Different Types of Yarn for Crochet: Things You Need to Know

green yarn

Crochet has become a trend and many people have started learning how to crochet as a hobby. If you are one of them, then you might have bought quite a few types of crochet yarn to try. But then you found out that some crochet yarn works best with tops, while others are best used for making amigurumi. 

But you don’t have to be confused anymore. Because I will share with you the different types of yarn for crocheting so you know which one to use on which project. 

Crochet yarn weight

You found a pretty shawl on Pinterest and got excited about making one for yourself. First thing first: know what weight the pattern calls for. By knowing what category the crocheter used, you can know what type of yarn you should buy. 

When I first started crocheting, I did not know that there are things like this to consider. I just chose my favorite color and purchased any stock available. I never knew that there are so many types to choose from. 

To my horror, I ended up making a different size than the one the pattern made. Thankfully, the project is not made to be worn, so I can still use it. Beginners should know that there are a lot of yarn types to save them from the mistake I made. 

There are seven weight categories you can find. Woah! Do not be intimidated by this. It is classified that way based on the “weight.” Size one is the thinnest and lightest, while size seven is the bulkiest and heaviest. 

Now that you have learned about the different weights, it is now time to get to know your yarn based on the material used. 

Different types of yarn for crochet

The next thing that you need to know is that crochet yarns are made up of different materials. Some are made of cotton, wool, bamboo, acrylic, etc. Choose the right type according to your needs and you won’t have a problem when choosing your ootd. 

If you live in a hotter country, you would want to use cotton material for wearables as it is cooler. On the other hand, crocheters who live in colder countries tend to use more acrylic or wool. They use materials that add protection against cold weather.

Let us get to know the varied types of yarn to get you ready for your next project!  


Because I live in a country where it is almost summer every day, I use 100% cotton when making wearables. It is very breathable and comfortable to wear during the day or night. Locally, there are many sellers you can choose from if you want to buy the cotton type. 

There are fine cotton, mercerized, and combed cotton yarns. Let us dive deeper into the difference between the three.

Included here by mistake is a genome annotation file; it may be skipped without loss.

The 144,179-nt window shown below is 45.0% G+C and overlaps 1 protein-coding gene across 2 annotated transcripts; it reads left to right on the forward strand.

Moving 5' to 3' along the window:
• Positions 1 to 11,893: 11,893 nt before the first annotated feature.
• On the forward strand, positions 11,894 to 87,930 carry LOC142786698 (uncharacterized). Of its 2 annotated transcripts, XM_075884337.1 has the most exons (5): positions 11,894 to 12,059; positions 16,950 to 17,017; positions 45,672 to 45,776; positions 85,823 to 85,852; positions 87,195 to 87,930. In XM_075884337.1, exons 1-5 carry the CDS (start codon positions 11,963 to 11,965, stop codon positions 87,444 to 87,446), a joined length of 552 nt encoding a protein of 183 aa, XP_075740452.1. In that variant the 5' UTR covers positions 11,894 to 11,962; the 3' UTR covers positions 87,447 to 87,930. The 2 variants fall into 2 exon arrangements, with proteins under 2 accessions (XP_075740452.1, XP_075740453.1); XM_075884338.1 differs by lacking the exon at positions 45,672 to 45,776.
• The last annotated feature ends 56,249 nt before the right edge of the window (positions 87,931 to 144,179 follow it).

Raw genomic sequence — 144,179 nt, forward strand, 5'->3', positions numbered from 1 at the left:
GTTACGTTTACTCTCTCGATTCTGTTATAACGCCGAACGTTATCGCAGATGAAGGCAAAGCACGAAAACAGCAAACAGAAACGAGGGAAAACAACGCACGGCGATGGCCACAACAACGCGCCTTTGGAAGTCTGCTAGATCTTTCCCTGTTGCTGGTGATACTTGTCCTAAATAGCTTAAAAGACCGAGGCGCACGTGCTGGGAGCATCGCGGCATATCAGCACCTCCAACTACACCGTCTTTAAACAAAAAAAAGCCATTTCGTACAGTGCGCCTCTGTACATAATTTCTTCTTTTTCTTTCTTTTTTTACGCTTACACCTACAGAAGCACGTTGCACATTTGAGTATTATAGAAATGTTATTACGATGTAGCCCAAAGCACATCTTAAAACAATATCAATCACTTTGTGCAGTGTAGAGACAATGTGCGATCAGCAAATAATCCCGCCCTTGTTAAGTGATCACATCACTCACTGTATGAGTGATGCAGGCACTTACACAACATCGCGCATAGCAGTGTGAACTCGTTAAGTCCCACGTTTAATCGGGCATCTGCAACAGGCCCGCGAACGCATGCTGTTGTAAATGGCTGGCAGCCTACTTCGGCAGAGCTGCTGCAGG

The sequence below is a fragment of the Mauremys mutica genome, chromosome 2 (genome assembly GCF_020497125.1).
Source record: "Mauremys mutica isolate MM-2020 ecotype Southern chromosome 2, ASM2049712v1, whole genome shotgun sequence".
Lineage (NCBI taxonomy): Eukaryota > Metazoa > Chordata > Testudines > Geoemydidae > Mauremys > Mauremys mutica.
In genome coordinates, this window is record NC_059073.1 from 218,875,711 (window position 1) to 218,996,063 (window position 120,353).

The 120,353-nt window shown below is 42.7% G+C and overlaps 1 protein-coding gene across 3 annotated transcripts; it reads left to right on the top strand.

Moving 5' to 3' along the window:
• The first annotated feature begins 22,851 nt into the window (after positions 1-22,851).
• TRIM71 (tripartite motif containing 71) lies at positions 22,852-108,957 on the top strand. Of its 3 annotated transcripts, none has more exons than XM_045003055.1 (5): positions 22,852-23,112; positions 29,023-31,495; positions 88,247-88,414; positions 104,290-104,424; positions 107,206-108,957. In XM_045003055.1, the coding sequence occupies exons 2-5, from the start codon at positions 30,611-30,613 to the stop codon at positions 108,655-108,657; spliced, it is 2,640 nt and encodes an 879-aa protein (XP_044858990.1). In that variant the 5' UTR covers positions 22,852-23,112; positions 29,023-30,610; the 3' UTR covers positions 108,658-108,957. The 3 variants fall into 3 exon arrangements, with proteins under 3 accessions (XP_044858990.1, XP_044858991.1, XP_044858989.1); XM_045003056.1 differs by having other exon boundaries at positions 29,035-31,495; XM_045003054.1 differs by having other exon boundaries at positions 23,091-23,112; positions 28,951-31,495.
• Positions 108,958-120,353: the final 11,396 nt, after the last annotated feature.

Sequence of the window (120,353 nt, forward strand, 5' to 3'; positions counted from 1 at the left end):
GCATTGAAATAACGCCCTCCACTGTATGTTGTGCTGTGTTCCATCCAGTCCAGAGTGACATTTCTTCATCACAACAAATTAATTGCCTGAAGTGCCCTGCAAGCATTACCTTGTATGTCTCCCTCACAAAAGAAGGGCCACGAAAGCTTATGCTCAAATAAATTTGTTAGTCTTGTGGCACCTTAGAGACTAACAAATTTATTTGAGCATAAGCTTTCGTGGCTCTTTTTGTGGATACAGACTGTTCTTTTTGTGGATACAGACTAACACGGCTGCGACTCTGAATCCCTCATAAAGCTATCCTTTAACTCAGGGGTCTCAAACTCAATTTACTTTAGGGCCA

Fine cotton

From the name itself, fine cotton yarn is made up of strands of fine cotton threads. You can find them in solid colors, but variegated colors are available too. It has been becoming widespread due to its cheaper cost and great quality. 

But beware for beginners! This type may not be for you. When I first used this type, I wanted to just sell them to other users. Trying to crochet using the fine cotton type needs some getting used to, so if you are just starting to learn, never use this one for practice. 

However, once you get the hang of it, you would surely love the fine cotton variant. Besides being lighter, tops and cardigans made from fine cotton yarns are very soft to the touch. Other than that, they are also great for making baby wearables as they have less risk of irritating your baby’s soft skin. 

Mercerized cotton

Yarns that are mercerized are more durable and lustrous. If you want your project to be more resistant and shiny, then a mercerized variant is the one for you. One common brand that you could see often is Monaco. 

Previously, Monaco only had three and five-ply. Now, the brand also sells eight-ply. The three-ply falls under the superfine category, while the five-ply is a size two (fine) weight. Meanwhile, eight-ply falls under light or size three. 

Besides Monaco, another brand Cannon is available and is also sold as 175-meter balls. In my opinion, there is not much difference between the two brands, only that I find more sellers selling Monaco online. 

Combed cotton

Combed cotton yarn is called such because it underwent a combing process, making it smoother and softer. It is stronger than other types and is very suitable for making bags, purses, placemats, and kitchen dishcloths.